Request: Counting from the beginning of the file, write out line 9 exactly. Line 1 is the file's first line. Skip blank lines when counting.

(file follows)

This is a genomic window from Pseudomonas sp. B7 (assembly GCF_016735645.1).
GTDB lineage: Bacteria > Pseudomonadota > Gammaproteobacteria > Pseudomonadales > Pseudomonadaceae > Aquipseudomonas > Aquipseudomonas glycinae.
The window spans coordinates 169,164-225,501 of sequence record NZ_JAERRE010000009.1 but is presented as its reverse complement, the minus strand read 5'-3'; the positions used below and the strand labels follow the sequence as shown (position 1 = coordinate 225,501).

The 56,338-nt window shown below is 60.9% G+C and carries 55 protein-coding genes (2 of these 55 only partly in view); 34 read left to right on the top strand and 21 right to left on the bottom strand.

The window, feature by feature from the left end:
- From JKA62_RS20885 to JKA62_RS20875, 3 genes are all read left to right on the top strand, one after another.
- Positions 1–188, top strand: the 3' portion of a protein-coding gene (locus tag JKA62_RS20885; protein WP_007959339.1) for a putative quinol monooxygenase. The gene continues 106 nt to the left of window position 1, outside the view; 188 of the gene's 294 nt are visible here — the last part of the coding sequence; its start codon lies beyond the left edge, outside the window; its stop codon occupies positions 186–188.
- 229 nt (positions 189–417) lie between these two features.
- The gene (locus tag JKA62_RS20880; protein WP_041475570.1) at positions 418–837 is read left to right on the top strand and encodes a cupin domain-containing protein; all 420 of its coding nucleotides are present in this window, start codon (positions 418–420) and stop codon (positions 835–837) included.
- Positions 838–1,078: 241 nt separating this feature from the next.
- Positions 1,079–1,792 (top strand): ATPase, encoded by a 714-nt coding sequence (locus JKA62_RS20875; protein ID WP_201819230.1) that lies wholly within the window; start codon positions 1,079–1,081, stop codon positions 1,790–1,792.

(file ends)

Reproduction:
- The gene (locus tag JKA62_RS20880; protein WP_041475570.1) at positions 418–837 is read left to right on the top strand and encodes a cupin domain-containing protein; all 420 of its coding nucleotides are present in this window, start codon (positions 418–420) and stop codon (positions 835–837) included.